by Paul van der Sterren
People sometimes ask me about my personal memories of Max Euwe, and I often get the impression that the question “Have you ever played against him?” is on their lips, but they dare not speak it, afraid that I will take offense at the suggestion that I am so old. But the truth is that I did indeed play against Euwe once, although in the same way as tens of thousands of others did throughout his entire adult life: in a simul.
It was early 1972 in Roermond, a city where at the time, thanks to the fact that my mother had grown up there, I was a regular visitor. As a little local hero, already champion of Limburg at the age of fifteen, I was quite famous here, and there was immediately an excited atmosphere around our board. I realized very well that this was a unique opportunity to test my strength against a real top player, and I started the game in a state of pleasant excitement.
Euwe opens cautiously, no Volga Gambit. Soon, a symmetrical and relatively uneventful position arises on the board, in which black is slightly more active. The queens are exchanged, but black maintains the initiative. Euwe sacrifices a pawn to avoid being pushed onto the defensive.
Tactical skirmishes arise which we both manage to navigate unscathed, but ultimately the balance definitively tips in my favour: an endgame arises with 3 pawns against 1 on one flank, with a couple of rooks and unequal bishops. Of course, I am winning, but… Euwe dug in.
Euwe – Van der Sterren, after 51. Rf2
I avoid exchanging rooks, deep insight, or coincidence? My pawns creep forward agonizingly slowly, and his king is driven into the corner. Euwe fights for every inch, but after 70 moves, he has to resign. A beautiful simultaneous game!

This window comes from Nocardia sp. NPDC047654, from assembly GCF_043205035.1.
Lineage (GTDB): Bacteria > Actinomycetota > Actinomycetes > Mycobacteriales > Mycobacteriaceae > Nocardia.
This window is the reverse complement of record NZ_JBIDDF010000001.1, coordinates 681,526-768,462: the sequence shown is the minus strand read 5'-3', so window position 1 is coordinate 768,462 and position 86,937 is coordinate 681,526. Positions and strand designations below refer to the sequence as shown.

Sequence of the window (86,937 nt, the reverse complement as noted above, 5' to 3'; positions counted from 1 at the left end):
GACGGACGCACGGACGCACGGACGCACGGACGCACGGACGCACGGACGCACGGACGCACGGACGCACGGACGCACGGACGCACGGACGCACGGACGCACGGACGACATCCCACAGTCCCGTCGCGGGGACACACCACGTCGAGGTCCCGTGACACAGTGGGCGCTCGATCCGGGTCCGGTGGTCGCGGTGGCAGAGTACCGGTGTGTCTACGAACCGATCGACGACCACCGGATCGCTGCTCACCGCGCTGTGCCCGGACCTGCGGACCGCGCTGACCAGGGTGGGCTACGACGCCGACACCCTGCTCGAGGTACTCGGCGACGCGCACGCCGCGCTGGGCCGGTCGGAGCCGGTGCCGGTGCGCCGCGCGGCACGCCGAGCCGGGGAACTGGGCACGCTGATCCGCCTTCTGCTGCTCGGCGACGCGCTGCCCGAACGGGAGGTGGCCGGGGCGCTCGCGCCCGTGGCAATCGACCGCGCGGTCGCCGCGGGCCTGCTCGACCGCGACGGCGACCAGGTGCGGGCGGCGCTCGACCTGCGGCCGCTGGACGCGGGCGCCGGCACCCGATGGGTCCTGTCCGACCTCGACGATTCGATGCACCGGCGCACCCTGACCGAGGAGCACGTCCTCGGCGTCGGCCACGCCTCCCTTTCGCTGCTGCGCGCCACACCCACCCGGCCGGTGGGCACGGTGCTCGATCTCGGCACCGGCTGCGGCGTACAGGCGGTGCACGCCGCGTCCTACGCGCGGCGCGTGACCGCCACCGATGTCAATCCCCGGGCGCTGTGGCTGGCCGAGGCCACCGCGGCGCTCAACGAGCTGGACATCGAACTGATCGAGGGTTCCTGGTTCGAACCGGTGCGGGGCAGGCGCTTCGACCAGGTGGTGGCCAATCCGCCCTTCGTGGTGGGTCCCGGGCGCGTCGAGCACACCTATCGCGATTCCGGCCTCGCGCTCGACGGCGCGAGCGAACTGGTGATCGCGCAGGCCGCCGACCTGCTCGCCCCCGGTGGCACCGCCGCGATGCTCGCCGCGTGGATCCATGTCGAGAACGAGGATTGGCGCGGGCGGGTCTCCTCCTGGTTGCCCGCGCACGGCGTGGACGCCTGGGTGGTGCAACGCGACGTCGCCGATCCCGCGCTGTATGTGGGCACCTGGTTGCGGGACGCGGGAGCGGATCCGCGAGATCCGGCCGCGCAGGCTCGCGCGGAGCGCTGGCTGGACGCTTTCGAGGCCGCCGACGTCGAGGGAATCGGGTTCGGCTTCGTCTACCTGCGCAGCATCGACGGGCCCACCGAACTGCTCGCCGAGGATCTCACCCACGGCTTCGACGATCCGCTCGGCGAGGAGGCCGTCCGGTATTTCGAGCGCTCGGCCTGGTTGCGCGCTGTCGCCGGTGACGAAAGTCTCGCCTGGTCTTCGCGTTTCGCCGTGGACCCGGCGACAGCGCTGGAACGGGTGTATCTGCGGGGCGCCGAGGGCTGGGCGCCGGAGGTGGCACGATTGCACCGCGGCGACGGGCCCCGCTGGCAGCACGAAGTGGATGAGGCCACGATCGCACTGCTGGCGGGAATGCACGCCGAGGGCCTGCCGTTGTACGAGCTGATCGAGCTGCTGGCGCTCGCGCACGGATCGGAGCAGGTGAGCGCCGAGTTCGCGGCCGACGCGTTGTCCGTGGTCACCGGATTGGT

51…Rd4 52.Bc7 f5 53.Bd8+ Kg6 54.Bc7 Bf3 55.Rc2 Kg5 56.Rc5 Rd2 57.Rc3 Kh4 58.Bf4 Rd4 59.Be5 Re4 60.
Bc7 f4 61.Ra3 Kg3 62.Ra1 Re7 63.Ba5 Kh3 64.Re1 Rh7 65.Rf1 Ra7 66.Bd2 Ra2 67.Bxf4 Rg2+ 68.Kh1 Rg3+ 69.Rxf3 Rxf3 70.Bh2 g3 0-1
Now, looking back with all the experience that I didn’t have back then, what strikes me most is how thoroughly sportsmanlike Euwe played this game. Fighting honestly until the end, trying to make it as difficult as possible for his young opponent, allowing him to test his skills against him, the former world champion. But everything strictly within the realm of chess. No intimidation, no abuse of the natural authority of the simultaneous exhibitor to throw me off balance.
Or, even worse, to force a draw, as I have seen other simultaneous exhibitors do later on (no, I won’t mention any names!). Afterwards, he is not condescending, nor grumpy or surly about his defeat, but rather gives the impression of being satisfied with his work that day, the work of a good teacher. He has allowed a talented boy to play a training game at a high level, and thus helped him move forward a little bit. Very ordinary, all in a day’s work, for Euwe then.